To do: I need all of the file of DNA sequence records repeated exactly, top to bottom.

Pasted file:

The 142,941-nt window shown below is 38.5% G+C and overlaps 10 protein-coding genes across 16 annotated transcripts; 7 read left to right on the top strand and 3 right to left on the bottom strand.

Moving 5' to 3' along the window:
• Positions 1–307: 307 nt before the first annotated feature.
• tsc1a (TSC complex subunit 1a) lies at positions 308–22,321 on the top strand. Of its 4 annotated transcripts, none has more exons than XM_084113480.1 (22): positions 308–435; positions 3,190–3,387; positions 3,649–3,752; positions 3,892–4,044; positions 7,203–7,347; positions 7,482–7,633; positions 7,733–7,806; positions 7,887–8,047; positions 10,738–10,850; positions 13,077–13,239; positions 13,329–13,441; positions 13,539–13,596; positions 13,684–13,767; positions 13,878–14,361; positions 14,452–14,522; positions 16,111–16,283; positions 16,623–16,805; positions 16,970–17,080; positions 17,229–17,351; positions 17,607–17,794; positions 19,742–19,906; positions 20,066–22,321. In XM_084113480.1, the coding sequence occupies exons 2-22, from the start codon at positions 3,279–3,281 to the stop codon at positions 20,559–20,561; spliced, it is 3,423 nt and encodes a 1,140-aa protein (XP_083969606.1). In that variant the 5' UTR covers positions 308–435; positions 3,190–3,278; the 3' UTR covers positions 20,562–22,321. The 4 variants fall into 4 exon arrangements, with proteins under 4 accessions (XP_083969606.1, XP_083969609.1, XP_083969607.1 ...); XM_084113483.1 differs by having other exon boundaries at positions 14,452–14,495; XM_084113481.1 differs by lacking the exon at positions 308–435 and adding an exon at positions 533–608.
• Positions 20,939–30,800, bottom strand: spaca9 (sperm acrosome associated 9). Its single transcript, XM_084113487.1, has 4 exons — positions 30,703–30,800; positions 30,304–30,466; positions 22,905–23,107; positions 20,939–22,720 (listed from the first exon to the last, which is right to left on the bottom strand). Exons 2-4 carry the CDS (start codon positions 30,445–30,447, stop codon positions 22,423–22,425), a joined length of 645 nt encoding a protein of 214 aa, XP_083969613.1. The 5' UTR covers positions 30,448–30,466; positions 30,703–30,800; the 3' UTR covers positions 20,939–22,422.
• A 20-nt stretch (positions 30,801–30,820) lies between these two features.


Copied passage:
The 142,941-nt window shown below is 38.5% G+C and overlaps 10 protein-coding genes across 16 annotated transcripts; 7 read left to right on the top strand and 3 right to left on the bottom strand.

Moving 5' to 3' along the window:
• Positions 1–307: 307 nt before the first annotated feature.
• tsc1a (TSC complex subunit 1a) lies at positions 308–22,321 on the top strand. Of its 4 annotated transcripts, none has more exons than XM_084113480.1 (22): positions 308–435; positions 3,190–3,387; positions 3,649–3,752; positions 3,892–4,044; positions 7,203–7,347; positions 7,482–7,633; positions 7,733–7,806; positions 7,887–8,047; positions 10,738–10,850; positions 13,077–13,239; positions 13,329–13,441; positions 13,539–13,596; positions 13,684–13,767; positions 13,878–14,361; positions 14,452–14,522; positions 16,111–16,283; positions 16,623–16,805; positions 16,970–17,080; positions 17,229–17,351; positions 17,607–17,794; positions 19,742–19,906; positions 20,066–22,321. In XM_084113480.1, the coding sequence occupies exons 2-22, from the start codon at positions 3,279–3,281 to the stop codon at positions 20,559–20,561; spliced, it is 3,423 nt and encodes a 1,140-aa protein (XP_083969606.1). In that variant the 5' UTR covers positions 308–435; positions 3,190–3,278; the 3' UTR covers positions 20,562–22,321. The 4 variants fall into 4 exon arrangements, with proteins under 4 accessions (XP_083969606.1, XP_083969609.1, XP_083969607.1 ...); XM_084113483.1 differs by having other exon boundaries at positions 14,452–14,495; XM_084113481.1 differs by lacking the exon at positions 308–435 and adding an exon at positions 533–608.
• Positions 20,939–30,800, bottom strand: spaca9 (sperm acrosome associated 9). Its single transcript, XM_084113487.1, has 4 exons — positions 30,703–30,800; positions 30,304–30,466; positions 22,905–23,107; positions 20,939–22,720 (listed from the first exon to the last, which is right to left on the bottom strand). Exons 2-4 carry the CDS (start codon positions 30,445–30,447, stop codon positions 22,423–22,425), a joined length of 645 nt encoding a protein of 214 aa, XP_083969613.1. The 5' UTR covers positions 30,448–30,466; positions 30,703–30,800; the 3' UTR covers positions 20,939–22,422.
• A 20-nt stretch (positions 30,801–30,820) lies between these two features.